When Most Effective:
Owner Violates Building Restrictions. Typically the primary goal is to compel an owner to remove an improvement from the owner’s property that violates the association’s governing documents. For example, if an owner constructs a shed that was not approved and paints a house an unapproved color, the association’s primary goal is to compel the owner to remove the shed and paint the house an approved color. Initiating litigation to seek an order from a court requiring an owner to remove an unapproved improvement or, alternatively, allowing the association to do so achieves the association’s primary goal. Fining an owner is unlikely to be as effective. Conceivably, an owner might pay the fines and not remove the improvement, an outcome that would not achieve the primary goal.
Owner Egregiously Fails to Maintain Property: Sometimes, an owner’s failure to maintain property is so bad and an association’s attempt at fining has been ineffective. In that case, additional fines are unlikely to achieve the association’s primary goal. For example, if an owner’s house has fallen into severe disrepair and requires new paint, the primary goal is to get the owner to paint the house. Rather than to continue to fine the owner, it might be more effective to seek an order requiring the owner to paint the house an approved color by a certain date.
Building restrictions are subject to a one-year statute of limitations from the date the association knew or should have known of the violation, regardless of the remedy sought by the association.(5) This means that the association must file a lawsuit within that one year. Generally speaking, courts consider what is fair when deciding whether to grant equitable relief. This means that a court might not grant the association’s request for equitable relief, if the court concludes that the remedy requested is unfair to the owner, even if the court concludes the owner violated the association’s governing documents.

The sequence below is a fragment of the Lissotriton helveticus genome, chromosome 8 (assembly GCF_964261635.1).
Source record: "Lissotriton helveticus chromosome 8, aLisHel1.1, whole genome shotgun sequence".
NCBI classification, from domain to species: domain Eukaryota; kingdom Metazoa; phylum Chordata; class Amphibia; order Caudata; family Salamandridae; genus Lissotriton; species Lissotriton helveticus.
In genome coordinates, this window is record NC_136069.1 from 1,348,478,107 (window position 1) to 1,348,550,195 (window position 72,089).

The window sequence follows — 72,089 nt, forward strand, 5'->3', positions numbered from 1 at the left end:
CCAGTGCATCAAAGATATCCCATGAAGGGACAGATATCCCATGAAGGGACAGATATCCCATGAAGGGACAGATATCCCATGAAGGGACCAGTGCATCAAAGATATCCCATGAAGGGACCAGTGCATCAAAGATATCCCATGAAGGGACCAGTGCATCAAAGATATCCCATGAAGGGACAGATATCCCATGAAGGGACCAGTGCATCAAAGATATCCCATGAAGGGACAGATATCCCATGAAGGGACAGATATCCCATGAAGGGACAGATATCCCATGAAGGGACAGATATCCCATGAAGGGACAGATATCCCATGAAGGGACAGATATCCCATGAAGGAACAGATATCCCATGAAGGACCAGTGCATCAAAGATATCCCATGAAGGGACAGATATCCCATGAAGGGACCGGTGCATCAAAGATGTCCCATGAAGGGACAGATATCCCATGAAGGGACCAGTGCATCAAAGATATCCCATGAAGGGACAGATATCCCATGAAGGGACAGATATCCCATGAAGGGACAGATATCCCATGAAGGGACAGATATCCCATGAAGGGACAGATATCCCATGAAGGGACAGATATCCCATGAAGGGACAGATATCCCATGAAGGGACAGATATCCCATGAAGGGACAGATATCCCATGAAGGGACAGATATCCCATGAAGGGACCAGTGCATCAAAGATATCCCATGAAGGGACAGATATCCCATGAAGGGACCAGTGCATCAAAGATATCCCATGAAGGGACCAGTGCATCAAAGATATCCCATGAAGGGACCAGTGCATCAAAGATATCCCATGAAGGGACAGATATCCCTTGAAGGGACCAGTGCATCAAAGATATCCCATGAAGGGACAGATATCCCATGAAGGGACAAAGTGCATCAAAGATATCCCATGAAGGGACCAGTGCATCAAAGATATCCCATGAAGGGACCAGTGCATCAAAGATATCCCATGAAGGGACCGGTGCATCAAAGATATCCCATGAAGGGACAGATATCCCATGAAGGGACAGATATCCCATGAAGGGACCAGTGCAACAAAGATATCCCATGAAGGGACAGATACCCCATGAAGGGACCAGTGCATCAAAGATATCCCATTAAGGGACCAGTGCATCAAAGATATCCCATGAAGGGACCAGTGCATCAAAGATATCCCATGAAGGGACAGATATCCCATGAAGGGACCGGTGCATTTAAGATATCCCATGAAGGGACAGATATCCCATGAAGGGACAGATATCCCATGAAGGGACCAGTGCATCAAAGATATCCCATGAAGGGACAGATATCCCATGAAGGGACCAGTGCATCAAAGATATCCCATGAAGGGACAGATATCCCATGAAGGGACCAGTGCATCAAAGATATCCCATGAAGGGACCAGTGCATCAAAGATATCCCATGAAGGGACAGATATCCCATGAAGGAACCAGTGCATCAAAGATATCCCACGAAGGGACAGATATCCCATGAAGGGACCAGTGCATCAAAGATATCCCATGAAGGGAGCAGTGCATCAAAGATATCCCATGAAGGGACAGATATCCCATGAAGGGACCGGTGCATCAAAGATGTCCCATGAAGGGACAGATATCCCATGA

3. Suspension of Use of Amenities
When Most Effective:
If the association has amenities (e.g. pool, gym, clubhouse) and the association’s governing documents allow this remedy, this can be used both to create a disincentive for future violations and to compel an owner to cure a past violation. This might be best if paired with fining or equitable relief.
The association’s governing documents might require the association to provide notice and an opportunity to be heard before the suspension is effective.
This is a brief overview of these tools, not to mention other less common tools an association might consider using. Of course, before using any of these tools, the board should consider conferring with its legal counsel about whether the tool is appropriate for the situation. When to use these tools is not always clear. The framework provided by this article should help a board think through these issues and make an educated decision about what appears to be the most effective tool.
C.R.S. § 38-33.3-209.5(1)(b)(IV)
C.R.S. § 38-33.3-209.5(2)
C.R.S. § 38-33.3-302(k)(I)
C.R.S. § 38-33.3-209.5(5)
C.R.S. § 38-33.3-123(2)